Literally Depressing

Mathieu ValbuenaI have been literally up to my eyes in it of late with literally all my time being spent working on the new look website, but amid it all there was literally steam coming out of my ears when I heard that the OED had literally said that it was okay to use the word ‘literally’ for emphasis rather than being actually true. This is literally the most depressing news I’ve heard in a long while.

There aren’t many words for which there isn’t an alternative, but ‘literally’ is one of them – that you mean what you say or write in a literal sense and not metaphorically. I suppose you could use the word ‘actually’ instead, but that doesn’t quite mean what you want it to mean.

But the really depressing bit is that we can no longer scoff at those who use ‘literally’ as a misguided intensifier. Like Nick Clegg when he described low-rate taxpayers as ‘literally living in a different galaxy’. Or the Daily Mail reporter who wrote that Andy Murray’s dad was ‘ quite literally bursting with pride’ after his son won Wimbledon.

Sports pundits are great for this, like Jamie Redknapp who said that Wayne Rooney ‘literally on fire’  or the commentator who claimed that ‘Norwegians who are literally born on skis’.

Or Alan Shearer who once said ‘after the first goal went in you could literally see the Derby players shrinking’. Of course that might be correct if he was watching the photo above of Wednesday’s France and Belgium game which appears to show Mathieu Valbuena as a midget alongside Marouane Fellaini and Vincent Kompany.

Now it seems that ‘literally’ can join the ranks of all the other hyperbolic words of the communication age until it literally loses all its meaning.

But I need to make a grovelling apology (quite literally because I’m typing this on my knees) for my lack of posts lately and for not keeping up with my blog reading, but I’ve spent an awful lot of time trying to get to grips with the new site layout. I haven’t managed to get it as I want it and I’ve literally given up for now. (Waves white hankie in the air)

Nobody’s prefect. If you find any spelling mistakes or other errors in this post, please let me know by highlighting the text and pressing Ctrl+Enter.

14 comments… Add yours
  • Trevor Rowley 17th August 2013

    Disappointing that the English language should be dictated to by those herberts who, generally, have no grasp of it. I would often get into disagreements with a work colleague who went out of her way to try to convince me that “English was an evolving language and that we had to embrace all the changes that came along because that was how people spoke and wrote their language.” I could only ever think of one way of replying and that was to use a good, old-fashioned Englishism – and it rhymes with “rollocks.” Rednapp and his like aren’t employed for their intellect and I can barely remember him as a footballer.

    (Exits stage left to find a darkened room to lie down in)

    Reply
  • Mr Parrot 17th August 2013

    I know what you mean, although I know what your colleague meant. Words do change with usage and to be fair to the OED, all they do is reflect that usage with their definitions. The problem with ‘literally’ is that we don’t have a literal alternative!

    Reply
    • Trevor Rowley 19th August 2013

      Bad habits become engrained in regular, everyday behaviour, Mr P. The English language is no different to that and which usually reflects the facts that either 1. People can become quite lazy where language is concerned or 2. They didn’t know the rules in the first place. Occasionally, I have told shopkeepers about incorrect spelling or punctuation in their shop’s signage. The usual response suggests that either they haven’t got a clue what I’m talking about (eyes glaze over) or just aren’t interested (far to busy to talk about nothing with pesky members of the public). Quite literally, as they said when the Titanic was going down, this is just the tip of the iceberg.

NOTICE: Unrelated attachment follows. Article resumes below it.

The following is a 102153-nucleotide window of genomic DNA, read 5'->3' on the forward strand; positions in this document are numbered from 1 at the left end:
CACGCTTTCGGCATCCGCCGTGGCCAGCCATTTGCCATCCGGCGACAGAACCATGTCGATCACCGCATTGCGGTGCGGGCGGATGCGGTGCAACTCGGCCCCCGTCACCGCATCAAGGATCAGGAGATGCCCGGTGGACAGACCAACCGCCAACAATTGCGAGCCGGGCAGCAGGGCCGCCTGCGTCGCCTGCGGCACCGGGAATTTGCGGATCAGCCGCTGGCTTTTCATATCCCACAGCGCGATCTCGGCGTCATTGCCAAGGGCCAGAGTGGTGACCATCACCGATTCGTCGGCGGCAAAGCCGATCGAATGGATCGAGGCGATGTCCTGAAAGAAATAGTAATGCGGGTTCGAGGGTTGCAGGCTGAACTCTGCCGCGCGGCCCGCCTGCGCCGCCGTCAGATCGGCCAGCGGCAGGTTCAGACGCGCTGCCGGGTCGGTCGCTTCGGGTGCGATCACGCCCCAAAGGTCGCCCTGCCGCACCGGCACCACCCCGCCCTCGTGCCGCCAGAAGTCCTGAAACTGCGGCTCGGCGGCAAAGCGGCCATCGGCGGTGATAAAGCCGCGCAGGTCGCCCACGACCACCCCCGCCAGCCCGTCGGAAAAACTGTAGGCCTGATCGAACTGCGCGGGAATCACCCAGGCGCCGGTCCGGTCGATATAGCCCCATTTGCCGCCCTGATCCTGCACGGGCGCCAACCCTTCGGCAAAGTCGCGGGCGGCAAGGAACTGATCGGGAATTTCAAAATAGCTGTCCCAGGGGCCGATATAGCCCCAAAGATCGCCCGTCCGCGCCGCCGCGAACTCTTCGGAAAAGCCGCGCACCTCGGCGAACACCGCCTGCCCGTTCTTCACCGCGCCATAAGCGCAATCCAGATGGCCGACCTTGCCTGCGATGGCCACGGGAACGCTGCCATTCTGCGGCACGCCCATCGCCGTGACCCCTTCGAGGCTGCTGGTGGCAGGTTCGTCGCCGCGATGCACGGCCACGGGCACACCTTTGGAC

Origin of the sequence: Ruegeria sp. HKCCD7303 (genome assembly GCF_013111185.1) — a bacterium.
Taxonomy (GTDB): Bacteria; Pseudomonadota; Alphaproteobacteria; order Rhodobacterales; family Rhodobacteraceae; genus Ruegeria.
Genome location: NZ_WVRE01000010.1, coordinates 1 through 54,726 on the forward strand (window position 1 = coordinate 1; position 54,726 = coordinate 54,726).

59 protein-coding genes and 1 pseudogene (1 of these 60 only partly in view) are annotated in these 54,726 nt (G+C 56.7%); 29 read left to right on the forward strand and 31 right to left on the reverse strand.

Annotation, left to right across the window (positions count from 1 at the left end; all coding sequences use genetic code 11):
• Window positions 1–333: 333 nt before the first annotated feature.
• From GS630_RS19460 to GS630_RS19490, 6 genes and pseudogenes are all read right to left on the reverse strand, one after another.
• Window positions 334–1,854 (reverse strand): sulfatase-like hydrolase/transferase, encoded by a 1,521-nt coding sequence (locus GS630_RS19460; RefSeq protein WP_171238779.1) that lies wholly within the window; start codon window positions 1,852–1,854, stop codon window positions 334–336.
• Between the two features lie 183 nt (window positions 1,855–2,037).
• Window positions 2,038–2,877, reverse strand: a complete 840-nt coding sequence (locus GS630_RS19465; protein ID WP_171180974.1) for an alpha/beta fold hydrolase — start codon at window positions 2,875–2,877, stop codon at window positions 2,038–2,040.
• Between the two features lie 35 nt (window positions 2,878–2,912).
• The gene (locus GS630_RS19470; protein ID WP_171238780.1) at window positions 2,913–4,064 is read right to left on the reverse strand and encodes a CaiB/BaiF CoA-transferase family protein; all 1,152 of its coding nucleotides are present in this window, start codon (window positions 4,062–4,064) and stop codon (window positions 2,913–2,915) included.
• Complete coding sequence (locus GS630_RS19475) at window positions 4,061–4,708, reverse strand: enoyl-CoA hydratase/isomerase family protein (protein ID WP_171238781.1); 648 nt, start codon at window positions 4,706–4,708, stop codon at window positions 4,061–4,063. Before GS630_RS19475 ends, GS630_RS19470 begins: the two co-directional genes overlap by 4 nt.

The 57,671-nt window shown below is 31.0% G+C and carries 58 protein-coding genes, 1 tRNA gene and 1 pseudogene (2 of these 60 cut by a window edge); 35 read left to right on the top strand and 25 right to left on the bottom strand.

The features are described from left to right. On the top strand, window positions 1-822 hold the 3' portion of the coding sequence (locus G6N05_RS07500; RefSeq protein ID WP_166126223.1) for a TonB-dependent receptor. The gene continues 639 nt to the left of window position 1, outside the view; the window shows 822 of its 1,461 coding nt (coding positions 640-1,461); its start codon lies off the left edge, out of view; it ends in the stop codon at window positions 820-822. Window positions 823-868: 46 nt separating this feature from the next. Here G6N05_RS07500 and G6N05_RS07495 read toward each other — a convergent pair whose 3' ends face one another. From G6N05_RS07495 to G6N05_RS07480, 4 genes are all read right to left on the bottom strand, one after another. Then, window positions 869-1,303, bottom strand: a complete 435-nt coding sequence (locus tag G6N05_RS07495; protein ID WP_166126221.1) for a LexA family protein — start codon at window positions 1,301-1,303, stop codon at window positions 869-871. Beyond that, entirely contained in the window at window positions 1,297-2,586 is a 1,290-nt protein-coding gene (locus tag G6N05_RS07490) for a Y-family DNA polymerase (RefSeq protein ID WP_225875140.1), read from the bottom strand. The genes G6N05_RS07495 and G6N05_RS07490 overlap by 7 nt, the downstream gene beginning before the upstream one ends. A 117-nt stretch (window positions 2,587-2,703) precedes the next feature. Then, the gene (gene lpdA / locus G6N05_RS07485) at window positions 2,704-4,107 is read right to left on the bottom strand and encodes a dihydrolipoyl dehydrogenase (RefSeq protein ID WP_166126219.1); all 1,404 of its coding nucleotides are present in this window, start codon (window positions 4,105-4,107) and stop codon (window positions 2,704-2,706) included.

Reply
  • pianokitty 17th August 2013

    This is literally the worst thing I have ever heard. I am gutted. If even the OED is going to fail me all that’s left is hara-kiri.

    Reply
    • Mr Parrot 18th August 2013

      Sadly the OJD (Osaka Japanese Dictionary) now defines hari kiri as ‘live long and prosper’.

      Reply
  • Roger Green 18th August 2013

    I agree, FWIW.

    Reply
  • "Bin It" Pudding 18th August 2013

    I hate to see streets that are very literally as litter is an eyesore. People who are literally should be made to pick up their mess. Well that’s what I think but I have no experience of being literally myself.

    Reply
    • rhymeswithplague 19th August 2013

      But Mr. or Ms. Pudding, as the case may be, if you have no experience of being literally yourself, who the #@*$% are you?

      Reply
      • Hurt Pudding 19th August 2013

        No need to get nasty with me just because I spotted “tool gates” in your last post! Manners cost nothing old chap but they are worth a great deal.

        Reply
        • rhymeswithplague 19th August 2013

          You never spotted “tool gates” in my last post. You spotted “tool gates” in one of ian’s/Mr. Parrot’s posts.

          Get a programme. You can’t tell the players without a programme. (I’m using British spelling for easier understanding at that end.)

          Reply
  • Hurt Pudding 19th August 2013

    Oh sorry – now I see that the nasty post was not from you at all but from Mr Nasty over in Mister Man Land, USA. Can’t we delete our comments any more?

    Reply
  • Mr Parrot 19th August 2013

    The sooner I reinstate the editing function the better I think!

    Reply
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